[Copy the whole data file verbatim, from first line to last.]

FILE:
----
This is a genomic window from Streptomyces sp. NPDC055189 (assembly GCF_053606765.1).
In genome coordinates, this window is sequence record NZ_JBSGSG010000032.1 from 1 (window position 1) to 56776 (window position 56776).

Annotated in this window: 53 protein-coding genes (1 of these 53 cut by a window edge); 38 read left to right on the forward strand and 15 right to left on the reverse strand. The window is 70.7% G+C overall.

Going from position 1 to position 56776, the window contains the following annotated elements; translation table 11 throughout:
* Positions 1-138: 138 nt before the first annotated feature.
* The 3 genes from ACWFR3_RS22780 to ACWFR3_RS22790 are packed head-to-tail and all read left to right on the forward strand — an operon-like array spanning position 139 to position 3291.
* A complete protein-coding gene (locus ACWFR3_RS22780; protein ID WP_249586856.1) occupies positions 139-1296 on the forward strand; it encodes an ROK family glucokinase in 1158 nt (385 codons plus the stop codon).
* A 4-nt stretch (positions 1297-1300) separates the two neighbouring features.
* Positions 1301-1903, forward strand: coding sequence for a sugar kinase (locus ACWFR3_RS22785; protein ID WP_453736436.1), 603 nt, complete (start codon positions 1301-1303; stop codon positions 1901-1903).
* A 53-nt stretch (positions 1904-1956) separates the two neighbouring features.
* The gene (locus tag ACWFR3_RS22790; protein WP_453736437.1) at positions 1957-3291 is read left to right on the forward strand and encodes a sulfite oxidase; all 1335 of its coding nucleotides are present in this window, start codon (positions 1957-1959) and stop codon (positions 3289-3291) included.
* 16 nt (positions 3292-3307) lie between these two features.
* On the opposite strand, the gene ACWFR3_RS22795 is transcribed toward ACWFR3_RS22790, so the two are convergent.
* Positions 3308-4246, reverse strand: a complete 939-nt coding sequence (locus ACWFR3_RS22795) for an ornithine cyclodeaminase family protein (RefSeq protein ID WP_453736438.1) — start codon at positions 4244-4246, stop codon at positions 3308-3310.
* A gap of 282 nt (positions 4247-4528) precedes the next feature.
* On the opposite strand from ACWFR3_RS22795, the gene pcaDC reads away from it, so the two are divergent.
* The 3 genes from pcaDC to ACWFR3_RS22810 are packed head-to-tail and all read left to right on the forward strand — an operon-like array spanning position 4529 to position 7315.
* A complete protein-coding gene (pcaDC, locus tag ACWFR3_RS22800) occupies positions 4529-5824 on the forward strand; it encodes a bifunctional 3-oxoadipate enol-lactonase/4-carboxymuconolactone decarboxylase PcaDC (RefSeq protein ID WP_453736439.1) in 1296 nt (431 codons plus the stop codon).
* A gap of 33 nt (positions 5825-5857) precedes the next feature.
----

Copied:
This is a genomic window from Streptomyces sp. NPDC055189 (assembly GCF_053606765.1).
In genome coordinates, this window is sequence record NZ_JBSGSG010000032.1 from 1 (window position 1) to 56776 (window position 56776).

Annotated in this window: 53 protein-coding genes (1 of these 53 cut by a window edge); 38 read left to right on the forward strand and 15 right to left on the reverse strand. The window is 70.7% G+C overall.

Going from position 1 to position 56776, the window contains the following annotated elements; translation table 11 throughout:
* Positions 1-138: 138 nt before the first annotated feature.
* The 3 genes from ACWFR3_RS22780 to ACWFR3_RS22790 are packed head-to-tail and all read left to right on the forward strand — an operon-like array spanning position 139 to position 3291.
* A complete protein-coding gene (locus ACWFR3_RS22780; protein ID WP_249586856.1) occupies positions 139-1296 on the forward strand; it encodes an ROK family glucokinase in 1158 nt (385 codons plus the stop codon).
* A 4-nt stretch (positions 1297-1300) separates the two neighbouring features.
* Positions 1301-1903, forward strand: coding sequence for a sugar kinase (locus ACWFR3_RS22785; protein ID WP_453736436.1), 603 nt, complete (start codon positions 1301-1303; stop codon positions 1901-1903).
* A 53-nt stretch (positions 1904-1956) separates the two neighbouring features.
* The gene (locus tag ACWFR3_RS22790; protein WP_453736437.1) at positions 1957-3291 is read left to right on the forward strand and encodes a sulfite oxidase; all 1335 of its coding nucleotides are present in this window, start codon (positions 1957-1959) and stop codon (positions 3289-3291) included.
* 16 nt (positions 3292-3307) lie between these two features.
* On the opposite strand, the gene ACWFR3_RS22795 is transcribed toward ACWFR3_RS22790, so the two are convergent.
* Positions 3308-4246, reverse strand: a complete 939-nt coding sequence (locus ACWFR3_RS22795) for an ornithine cyclodeaminase family protein (RefSeq protein ID WP_453736438.1) — start codon at positions 4244-4246, stop codon at positions 3308-3310.
* A gap of 282 nt (positions 4247-4528) precedes the next feature.
* On the opposite strand from ACWFR3_RS22795, the gene pcaDC reads away from it, so the two are divergent.
* The 3 genes from pcaDC to ACWFR3_RS22810 are packed head-to-tail and all read left to right on the forward strand — an operon-like array spanning position 4529 to position 7315.
* A complete protein-coding gene (pcaDC, locus tag ACWFR3_RS22800) occupies positions 4529-5824 on the forward strand; it encodes a bifunctional 3-oxoadipate enol-lactonase/4-carboxymuconolactone decarboxylase PcaDC (RefSeq protein ID WP_453736439.1) in 1296 nt (431 codons plus the stop codon).
* A gap of 33 nt (positions 5825-5857) precedes the next feature.